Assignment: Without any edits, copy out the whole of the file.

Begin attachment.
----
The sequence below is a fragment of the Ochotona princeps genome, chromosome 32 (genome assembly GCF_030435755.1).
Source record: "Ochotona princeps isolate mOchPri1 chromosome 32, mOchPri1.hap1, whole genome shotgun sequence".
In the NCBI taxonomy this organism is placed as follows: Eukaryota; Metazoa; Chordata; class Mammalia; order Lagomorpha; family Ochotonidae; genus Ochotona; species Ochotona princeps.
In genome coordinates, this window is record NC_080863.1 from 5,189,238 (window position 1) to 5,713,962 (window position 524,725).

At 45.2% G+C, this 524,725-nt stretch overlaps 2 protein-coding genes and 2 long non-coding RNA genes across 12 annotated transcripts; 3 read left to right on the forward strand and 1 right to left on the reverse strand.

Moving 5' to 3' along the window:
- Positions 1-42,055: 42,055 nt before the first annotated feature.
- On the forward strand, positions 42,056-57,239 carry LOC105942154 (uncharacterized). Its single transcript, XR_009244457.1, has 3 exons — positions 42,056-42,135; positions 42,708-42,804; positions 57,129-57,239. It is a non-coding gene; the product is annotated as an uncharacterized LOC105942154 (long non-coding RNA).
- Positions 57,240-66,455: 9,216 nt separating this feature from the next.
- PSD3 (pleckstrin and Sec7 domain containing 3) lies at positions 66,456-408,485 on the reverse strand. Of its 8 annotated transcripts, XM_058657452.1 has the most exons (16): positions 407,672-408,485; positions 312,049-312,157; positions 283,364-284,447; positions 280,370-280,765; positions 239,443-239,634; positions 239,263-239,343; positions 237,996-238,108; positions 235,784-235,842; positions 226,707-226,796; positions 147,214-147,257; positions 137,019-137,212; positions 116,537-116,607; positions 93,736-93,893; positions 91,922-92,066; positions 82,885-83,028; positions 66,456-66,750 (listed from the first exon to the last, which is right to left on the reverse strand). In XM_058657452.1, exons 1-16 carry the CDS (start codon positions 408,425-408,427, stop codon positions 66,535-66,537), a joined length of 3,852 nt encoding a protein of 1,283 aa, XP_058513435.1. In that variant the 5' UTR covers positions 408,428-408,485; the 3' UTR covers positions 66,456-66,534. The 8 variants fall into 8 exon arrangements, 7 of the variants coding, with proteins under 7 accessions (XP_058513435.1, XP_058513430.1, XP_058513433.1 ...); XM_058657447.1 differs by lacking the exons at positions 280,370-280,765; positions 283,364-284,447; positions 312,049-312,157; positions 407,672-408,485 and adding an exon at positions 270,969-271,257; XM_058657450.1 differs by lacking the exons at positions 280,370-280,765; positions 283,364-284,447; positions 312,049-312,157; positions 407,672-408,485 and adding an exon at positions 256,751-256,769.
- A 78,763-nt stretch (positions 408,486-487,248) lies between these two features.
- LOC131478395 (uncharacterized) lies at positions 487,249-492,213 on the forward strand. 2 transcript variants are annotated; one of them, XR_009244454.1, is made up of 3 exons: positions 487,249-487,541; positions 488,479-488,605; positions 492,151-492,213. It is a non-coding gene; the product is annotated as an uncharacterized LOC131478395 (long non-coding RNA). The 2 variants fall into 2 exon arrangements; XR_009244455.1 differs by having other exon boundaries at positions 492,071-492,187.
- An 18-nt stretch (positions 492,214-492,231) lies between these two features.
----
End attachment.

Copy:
The sequence below is a fragment of the Ochotona princeps genome, chromosome 32 (genome assembly GCF_030435755.1).
Source record: "Ochotona princeps isolate mOchPri1 chromosome 32, mOchPri1.hap1, whole genome shotgun sequence".
In the NCBI taxonomy this organism is placed as follows: Eukaryota; Metazoa; Chordata; class Mammalia; order Lagomorpha; family Ochotonidae; genus Ochotona; species Ochotona princeps.
In genome coordinates, this window is record NC_080863.1 from 5,189,238 (window position 1) to 5,713,962 (window position 524,725).

At 45.2% G+C, this 524,725-nt stretch overlaps 2 protein-coding genes and 2 long non-coding RNA genes across 12 annotated transcripts; 3 read left to right on the forward strand and 1 right to left on the reverse strand.

Moving 5' to 3' along the window:
- Positions 1-42,055: 42,055 nt before the first annotated feature.
- On the forward strand, positions 42,056-57,239 carry LOC105942154 (uncharacterized). Its single transcript, XR_009244457.1, has 3 exons — positions 42,056-42,135; positions 42,708-42,804; positions 57,129-57,239. It is a non-coding gene; the product is annotated as an uncharacterized LOC105942154 (long non-coding RNA).
- Positions 57,240-66,455: 9,216 nt separating this feature from the next.
- PSD3 (pleckstrin and Sec7 domain containing 3) lies at positions 66,456-408,485 on the reverse strand. Of its 8 annotated transcripts, XM_058657452.1 has the most exons (16): positions 407,672-408,485; positions 312,049-312,157; positions 283,364-284,447; positions 280,370-280,765; positions 239,443-239,634; positions 239,263-239,343; positions 237,996-238,108; positions 235,784-235,842; positions 226,707-226,796; positions 147,214-147,257; positions 137,019-137,212; positions 116,537-116,607; positions 93,736-93,893; positions 91,922-92,066; positions 82,885-83,028; positions 66,456-66,750 (listed from the first exon to the last, which is right to left on the reverse strand). In XM_058657452.1, exons 1-16 carry the CDS (start codon positions 408,425-408,427, stop codon positions 66,535-66,537), a joined length of 3,852 nt encoding a protein of 1,283 aa, XP_058513435.1. In that variant the 5' UTR covers positions 408,428-408,485; the 3' UTR covers positions 66,456-66,534. The 8 variants fall into 8 exon arrangements, 7 of the variants coding, with proteins under 7 accessions (XP_058513435.1, XP_058513430.1, XP_058513433.1 ...); XM_058657447.1 differs by lacking the exons at positions 280,370-280,765; positions 283,364-284,447; positions 312,049-312,157; positions 407,672-408,485 and adding an exon at positions 270,969-271,257; XM_058657450.1 differs by lacking the exons at positions 280,370-280,765; positions 283,364-284,447; positions 312,049-312,157; positions 407,672-408,485 and adding an exon at positions 256,751-256,769.
- A 78,763-nt stretch (positions 408,486-487,248) lies between these two features.
- LOC131478395 (uncharacterized) lies at positions 487,249-492,213 on the forward strand. 2 transcript variants are annotated; one of them, XR_009244454.1, is made up of 3 exons: positions 487,249-487,541; positions 488,479-488,605; positions 492,151-492,213. It is a non-coding gene; the product is annotated as an uncharacterized LOC131478395 (long non-coding RNA). The 2 variants fall into 2 exon arrangements; XR_009244455.1 differs by having other exon boundaries at positions 492,071-492,187.
- An 18-nt stretch (positions 492,214-492,231) lies between these two features.